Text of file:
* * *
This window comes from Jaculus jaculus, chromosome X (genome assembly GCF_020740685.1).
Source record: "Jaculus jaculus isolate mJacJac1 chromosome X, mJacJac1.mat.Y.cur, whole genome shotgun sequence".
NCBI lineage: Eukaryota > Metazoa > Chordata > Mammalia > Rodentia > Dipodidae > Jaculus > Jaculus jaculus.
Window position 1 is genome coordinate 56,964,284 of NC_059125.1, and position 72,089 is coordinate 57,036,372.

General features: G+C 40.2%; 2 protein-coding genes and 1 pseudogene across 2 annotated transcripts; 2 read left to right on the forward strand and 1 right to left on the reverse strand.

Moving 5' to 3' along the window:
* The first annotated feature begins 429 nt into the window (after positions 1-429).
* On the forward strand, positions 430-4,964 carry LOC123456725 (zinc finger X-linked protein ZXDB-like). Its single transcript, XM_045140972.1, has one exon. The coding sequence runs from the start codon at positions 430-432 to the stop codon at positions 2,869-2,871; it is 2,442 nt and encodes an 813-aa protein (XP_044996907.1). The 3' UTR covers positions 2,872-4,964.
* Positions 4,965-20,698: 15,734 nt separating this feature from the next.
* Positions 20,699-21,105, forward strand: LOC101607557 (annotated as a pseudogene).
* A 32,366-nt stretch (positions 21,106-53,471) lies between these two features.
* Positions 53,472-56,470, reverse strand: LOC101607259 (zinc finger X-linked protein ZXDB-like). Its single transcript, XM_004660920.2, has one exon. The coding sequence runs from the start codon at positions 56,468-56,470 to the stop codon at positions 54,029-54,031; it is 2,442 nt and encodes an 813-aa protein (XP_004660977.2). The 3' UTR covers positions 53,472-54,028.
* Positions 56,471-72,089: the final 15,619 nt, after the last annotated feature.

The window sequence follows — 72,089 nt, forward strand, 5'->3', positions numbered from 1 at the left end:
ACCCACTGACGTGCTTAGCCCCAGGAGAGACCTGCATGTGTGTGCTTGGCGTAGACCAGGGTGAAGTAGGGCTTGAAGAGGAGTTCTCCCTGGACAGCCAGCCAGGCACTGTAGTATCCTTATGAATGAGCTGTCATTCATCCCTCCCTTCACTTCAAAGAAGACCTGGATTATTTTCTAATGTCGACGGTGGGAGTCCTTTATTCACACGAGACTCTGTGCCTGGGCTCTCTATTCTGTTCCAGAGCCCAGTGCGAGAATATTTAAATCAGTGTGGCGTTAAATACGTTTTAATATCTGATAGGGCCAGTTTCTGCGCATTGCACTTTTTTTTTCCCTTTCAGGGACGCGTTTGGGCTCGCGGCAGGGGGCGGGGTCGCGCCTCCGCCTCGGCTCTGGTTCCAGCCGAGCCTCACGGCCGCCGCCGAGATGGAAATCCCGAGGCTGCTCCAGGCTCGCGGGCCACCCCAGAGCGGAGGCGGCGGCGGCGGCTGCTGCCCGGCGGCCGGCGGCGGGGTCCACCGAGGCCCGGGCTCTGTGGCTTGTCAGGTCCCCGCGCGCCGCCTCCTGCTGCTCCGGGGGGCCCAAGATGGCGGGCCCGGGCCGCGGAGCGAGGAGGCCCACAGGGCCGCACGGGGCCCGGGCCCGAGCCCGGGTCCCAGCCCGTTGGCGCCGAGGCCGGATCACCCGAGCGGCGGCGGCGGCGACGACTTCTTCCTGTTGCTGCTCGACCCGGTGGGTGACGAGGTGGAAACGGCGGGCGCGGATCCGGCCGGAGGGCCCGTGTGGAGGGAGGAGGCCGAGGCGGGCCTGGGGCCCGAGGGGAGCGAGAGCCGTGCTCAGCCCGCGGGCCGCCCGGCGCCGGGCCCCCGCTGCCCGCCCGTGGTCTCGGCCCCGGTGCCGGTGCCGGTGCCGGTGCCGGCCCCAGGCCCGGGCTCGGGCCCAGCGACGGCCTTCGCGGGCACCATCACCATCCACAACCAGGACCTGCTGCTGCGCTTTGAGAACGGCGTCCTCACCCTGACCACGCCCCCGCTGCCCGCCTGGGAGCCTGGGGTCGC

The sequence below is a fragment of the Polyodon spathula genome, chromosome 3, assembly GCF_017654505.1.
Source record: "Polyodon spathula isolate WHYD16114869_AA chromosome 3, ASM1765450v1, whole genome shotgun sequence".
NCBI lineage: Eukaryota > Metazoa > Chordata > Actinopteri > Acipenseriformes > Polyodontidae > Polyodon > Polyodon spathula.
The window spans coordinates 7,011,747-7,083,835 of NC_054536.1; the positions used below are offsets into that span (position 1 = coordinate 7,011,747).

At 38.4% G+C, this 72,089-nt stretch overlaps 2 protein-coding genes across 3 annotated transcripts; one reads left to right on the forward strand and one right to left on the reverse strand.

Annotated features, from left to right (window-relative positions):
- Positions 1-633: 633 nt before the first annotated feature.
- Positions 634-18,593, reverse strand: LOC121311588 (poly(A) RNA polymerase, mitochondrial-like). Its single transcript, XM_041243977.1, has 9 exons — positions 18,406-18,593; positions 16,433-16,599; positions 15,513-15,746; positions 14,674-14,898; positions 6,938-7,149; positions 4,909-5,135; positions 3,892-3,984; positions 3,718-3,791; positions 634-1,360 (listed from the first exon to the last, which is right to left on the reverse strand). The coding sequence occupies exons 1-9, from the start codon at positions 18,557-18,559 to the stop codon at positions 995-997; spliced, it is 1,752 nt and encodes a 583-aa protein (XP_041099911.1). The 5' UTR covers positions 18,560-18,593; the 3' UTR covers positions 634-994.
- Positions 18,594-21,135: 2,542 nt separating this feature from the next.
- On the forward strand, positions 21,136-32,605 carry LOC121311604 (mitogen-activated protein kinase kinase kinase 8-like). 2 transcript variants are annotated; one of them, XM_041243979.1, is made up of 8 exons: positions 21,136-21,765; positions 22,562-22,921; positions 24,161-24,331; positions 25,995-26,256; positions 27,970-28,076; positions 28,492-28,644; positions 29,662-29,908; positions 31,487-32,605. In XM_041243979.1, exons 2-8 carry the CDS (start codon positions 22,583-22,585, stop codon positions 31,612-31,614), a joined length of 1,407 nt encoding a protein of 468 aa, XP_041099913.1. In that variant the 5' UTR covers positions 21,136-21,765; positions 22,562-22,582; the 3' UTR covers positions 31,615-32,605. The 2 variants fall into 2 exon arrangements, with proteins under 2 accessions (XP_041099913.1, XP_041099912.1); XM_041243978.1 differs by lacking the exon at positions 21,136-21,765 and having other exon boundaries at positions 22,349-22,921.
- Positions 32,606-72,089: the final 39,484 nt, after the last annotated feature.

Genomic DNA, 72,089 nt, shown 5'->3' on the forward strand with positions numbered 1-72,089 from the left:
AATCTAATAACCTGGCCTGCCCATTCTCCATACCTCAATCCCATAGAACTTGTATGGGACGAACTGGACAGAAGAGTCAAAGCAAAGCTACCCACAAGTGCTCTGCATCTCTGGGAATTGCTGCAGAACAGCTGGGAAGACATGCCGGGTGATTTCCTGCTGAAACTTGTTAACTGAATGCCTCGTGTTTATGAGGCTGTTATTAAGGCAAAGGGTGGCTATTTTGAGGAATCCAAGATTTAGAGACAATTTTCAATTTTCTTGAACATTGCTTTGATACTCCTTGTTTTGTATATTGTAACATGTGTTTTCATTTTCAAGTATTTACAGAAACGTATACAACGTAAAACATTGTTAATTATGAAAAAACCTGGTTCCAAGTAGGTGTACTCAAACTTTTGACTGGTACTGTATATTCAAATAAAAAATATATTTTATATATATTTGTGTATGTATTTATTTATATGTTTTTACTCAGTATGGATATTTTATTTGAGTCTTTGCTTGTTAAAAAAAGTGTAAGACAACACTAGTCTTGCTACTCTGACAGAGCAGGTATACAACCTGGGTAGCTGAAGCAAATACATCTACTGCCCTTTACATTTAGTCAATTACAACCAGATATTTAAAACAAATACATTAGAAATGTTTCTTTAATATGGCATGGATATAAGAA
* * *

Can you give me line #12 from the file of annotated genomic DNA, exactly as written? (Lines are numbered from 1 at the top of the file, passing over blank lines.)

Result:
* Positions 53,472-56,470, reverse strand: LOC101607259 (zinc finger X-linked protein ZXDB-like). Its single transcript, XM_004660920.2, has one exon. The coding sequence runs from the start codon at positions 56,468-56,470 to the stop codon at positions 54,029-54,031; it is 2,442 nt and encodes an 813-aa protein (XP_004660977.2). The 3' UTR covers positions 53,472-54,028.